Live: Kwes Steps Into The Spotlight At Cameo Gallery


Kwes w/CHLLNGR, Beacon
Cameo Gallery
Monday, March 19

Better than: A four-day SXSW hangover.

Making the transition from remixer and producer to full-fledged solo artist usually takes a career worth of self-doubt, external prodding and personal development. Just a couple years after reaching prominence as an experimental studio whiz and dutifully tinkering sonic soldier, and having collaborated with the likes of The xx, Micachu, Leftfield, and Damon Albarn, the English musician Kwes bounded quickly for jurisdiction over his ascending musical destiny. His blooming future was evident in his first New York solo show, despite it being a bit ragged around the edges.

Kwes’s solo work has the right combination of ego and insecurity to lure listeners into his lush, sentimental world. His new material is a definite shift from the breakneck adventures and elegiac romps that made up his 2010 EP No Need To Run—most notably, he sings on Meantime (Warp), due out later this month. His gentle voice is spry yet meditative, wise and urging—its deep, sonorous expression sits somewhere between Hot Chip’s Alexi Taylor and TV on The Radio’s Tunde Adebimpe.

Kwes’s voice is as nuanced as the flourishes and layers he puts down in the studio, but at Cameo it often got lost in the wash of sound. In one recap of a Kwes set at SXSW, the reviewer mentioned how his vocals sat loudly and perhaps too prominently over the mix. Last night was the opposite; his hushed singing did not always frame and augment his grooves as much as it does on his recorded work. During “Get Up,” Kwes’s most recent single, there was one point that seemed to lose track of any melodic intentions. But Kwes has hardly played 10 shows on his own, and given his finesse at micro-tweaking both his own and other musicians’ sounds improvements on that front shoul be coming.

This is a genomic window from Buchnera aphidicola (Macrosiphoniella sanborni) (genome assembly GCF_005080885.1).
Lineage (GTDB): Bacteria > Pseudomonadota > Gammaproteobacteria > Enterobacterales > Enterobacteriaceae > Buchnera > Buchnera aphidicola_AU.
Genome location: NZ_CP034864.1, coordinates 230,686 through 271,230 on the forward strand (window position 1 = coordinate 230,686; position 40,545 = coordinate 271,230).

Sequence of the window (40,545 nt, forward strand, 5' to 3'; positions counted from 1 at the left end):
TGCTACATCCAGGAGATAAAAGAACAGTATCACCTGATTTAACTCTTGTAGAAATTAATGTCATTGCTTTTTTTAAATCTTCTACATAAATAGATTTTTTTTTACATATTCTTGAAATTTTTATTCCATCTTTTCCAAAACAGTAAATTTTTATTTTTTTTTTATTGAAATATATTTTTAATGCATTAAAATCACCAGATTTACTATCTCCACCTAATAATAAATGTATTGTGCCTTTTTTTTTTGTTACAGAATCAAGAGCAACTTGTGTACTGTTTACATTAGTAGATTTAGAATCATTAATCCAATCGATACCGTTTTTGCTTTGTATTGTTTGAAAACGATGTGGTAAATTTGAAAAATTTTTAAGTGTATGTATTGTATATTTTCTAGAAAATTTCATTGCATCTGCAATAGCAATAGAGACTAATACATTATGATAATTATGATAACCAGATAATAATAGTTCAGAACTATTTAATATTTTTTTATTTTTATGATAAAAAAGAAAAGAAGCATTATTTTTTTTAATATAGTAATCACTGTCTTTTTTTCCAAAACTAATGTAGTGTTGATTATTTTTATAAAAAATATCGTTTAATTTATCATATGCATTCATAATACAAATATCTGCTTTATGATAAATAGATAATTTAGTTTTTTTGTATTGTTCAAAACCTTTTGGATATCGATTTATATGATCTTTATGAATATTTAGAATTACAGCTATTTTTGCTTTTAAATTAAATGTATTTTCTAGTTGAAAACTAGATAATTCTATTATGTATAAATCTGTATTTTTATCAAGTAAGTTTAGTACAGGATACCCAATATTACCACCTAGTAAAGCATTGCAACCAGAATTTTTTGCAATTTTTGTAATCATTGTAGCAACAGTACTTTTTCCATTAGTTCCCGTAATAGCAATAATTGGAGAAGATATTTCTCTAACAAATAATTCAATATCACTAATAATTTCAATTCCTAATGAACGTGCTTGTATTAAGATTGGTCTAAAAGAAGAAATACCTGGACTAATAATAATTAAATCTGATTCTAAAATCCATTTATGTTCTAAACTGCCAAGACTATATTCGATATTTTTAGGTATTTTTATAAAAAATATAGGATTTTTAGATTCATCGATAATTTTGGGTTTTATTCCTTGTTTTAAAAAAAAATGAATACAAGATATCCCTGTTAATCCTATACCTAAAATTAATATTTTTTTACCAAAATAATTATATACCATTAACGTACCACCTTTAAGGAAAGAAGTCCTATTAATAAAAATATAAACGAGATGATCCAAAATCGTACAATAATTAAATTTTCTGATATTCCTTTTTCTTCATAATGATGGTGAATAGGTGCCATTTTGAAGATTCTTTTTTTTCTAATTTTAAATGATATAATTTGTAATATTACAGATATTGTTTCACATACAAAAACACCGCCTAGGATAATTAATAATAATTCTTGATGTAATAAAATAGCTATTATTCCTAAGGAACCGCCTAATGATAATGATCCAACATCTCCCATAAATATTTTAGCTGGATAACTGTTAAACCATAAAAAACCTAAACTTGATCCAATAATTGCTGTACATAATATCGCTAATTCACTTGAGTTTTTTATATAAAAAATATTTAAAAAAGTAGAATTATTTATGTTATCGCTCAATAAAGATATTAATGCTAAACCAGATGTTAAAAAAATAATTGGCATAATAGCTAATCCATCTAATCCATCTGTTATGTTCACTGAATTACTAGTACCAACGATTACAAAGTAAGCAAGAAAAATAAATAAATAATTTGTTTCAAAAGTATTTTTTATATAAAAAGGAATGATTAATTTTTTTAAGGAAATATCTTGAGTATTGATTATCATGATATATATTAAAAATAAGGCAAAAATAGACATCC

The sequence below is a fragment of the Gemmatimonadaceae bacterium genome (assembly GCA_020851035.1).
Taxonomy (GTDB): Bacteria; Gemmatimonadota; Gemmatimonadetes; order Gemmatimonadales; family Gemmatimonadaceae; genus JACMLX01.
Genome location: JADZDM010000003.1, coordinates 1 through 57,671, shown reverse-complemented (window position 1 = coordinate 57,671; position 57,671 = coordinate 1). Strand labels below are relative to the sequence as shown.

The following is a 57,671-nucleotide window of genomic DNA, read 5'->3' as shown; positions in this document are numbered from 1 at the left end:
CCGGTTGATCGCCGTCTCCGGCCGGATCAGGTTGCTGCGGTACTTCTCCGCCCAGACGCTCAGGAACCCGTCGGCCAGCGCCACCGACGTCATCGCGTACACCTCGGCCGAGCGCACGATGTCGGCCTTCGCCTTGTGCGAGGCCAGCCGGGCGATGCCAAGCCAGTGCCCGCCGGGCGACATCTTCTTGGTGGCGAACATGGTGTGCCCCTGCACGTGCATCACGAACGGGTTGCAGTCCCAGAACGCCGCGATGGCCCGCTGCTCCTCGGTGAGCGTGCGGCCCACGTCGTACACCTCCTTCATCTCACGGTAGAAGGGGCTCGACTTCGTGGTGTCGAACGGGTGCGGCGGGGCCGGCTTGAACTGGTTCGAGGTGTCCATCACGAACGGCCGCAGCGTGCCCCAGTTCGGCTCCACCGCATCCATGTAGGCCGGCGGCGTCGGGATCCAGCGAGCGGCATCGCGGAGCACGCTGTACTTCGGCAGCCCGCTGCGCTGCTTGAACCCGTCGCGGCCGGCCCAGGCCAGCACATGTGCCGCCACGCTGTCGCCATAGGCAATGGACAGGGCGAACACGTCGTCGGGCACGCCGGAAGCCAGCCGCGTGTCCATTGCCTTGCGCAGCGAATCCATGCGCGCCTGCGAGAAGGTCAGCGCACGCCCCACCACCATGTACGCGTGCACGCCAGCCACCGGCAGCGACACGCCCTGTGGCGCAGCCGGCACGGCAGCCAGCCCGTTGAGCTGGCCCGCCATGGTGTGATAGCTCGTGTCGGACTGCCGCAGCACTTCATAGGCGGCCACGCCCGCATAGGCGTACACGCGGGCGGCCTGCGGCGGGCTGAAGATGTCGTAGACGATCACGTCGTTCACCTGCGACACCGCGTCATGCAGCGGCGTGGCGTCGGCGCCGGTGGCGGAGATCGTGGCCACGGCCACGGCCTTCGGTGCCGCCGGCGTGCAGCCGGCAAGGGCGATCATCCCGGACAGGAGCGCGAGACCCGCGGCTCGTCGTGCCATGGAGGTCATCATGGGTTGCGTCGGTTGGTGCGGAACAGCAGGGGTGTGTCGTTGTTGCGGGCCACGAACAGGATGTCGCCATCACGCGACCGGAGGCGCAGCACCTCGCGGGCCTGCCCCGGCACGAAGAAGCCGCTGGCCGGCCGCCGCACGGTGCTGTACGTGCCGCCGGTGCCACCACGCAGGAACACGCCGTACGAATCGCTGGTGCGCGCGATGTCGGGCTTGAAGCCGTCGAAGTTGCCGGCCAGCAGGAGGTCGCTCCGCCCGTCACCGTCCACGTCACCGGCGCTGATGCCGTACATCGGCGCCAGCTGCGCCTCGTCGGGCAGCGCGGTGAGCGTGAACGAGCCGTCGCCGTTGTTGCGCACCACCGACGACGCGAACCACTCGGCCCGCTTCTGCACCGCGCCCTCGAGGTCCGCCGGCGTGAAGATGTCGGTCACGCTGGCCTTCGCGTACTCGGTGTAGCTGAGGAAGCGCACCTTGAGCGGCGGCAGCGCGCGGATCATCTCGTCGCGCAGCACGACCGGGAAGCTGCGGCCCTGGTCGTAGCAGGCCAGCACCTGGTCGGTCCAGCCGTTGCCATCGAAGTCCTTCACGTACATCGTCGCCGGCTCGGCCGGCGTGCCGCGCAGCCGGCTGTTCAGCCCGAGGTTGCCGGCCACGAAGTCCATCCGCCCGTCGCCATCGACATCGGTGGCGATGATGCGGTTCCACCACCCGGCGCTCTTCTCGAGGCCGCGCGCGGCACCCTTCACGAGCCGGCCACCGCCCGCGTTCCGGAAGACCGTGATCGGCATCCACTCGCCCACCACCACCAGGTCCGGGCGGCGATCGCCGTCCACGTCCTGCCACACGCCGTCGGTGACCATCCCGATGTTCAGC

Not surprisingly, his poise as a vocalist was most discernable during the performance of his 2009 single “Hearts at Home.” The buoyant, foreboding snap of tubular drums and the high, chiming synth and sampled glockenspiel lines provided a delightful contrast to Kwes’s expressive vocals as the song building with alternating moments of repose and ascension.

The band was cohesive, thanks to Georgia Barnes’s focused stomp and Kwes’s lead-filled propulsion on the bassd. The group’s cacophonous introduction that unfurled like a scorned and vengeful orchestra, and the music that followed was pointed and direct, yet in possession of an unpredictable air. During “No Need to Run,” Barnes’s punctual, up-tempo grind was constant, even as the music swayed from ethereal to aggressive, while Kwes’s bass playing veered from tempura-thin crackle to beer-battered death fuzz, its squalling low-end frequencies shaking the little venue. Once the confidence of his playing seeps into his singing, Kwes will likely come into his own as a frontman.

Critical bias: I had to explain to several friends that I was not going to see an un-announced Tribe show after speaking about the “Kwes” concert I was going to attend.

Overheard: “Let’s all have a drink together after, shall we?” Kwes, going over his post-show plans from on stage.

Random notebook dump: Kwes’s soft-spoken dialogue with the crowd was wide-eyed, funny, and charming. And unsurprisingly, he’s already fallen in love with Brooklyn.

This article from the Village Voice Archive was posted on March 20, 2012

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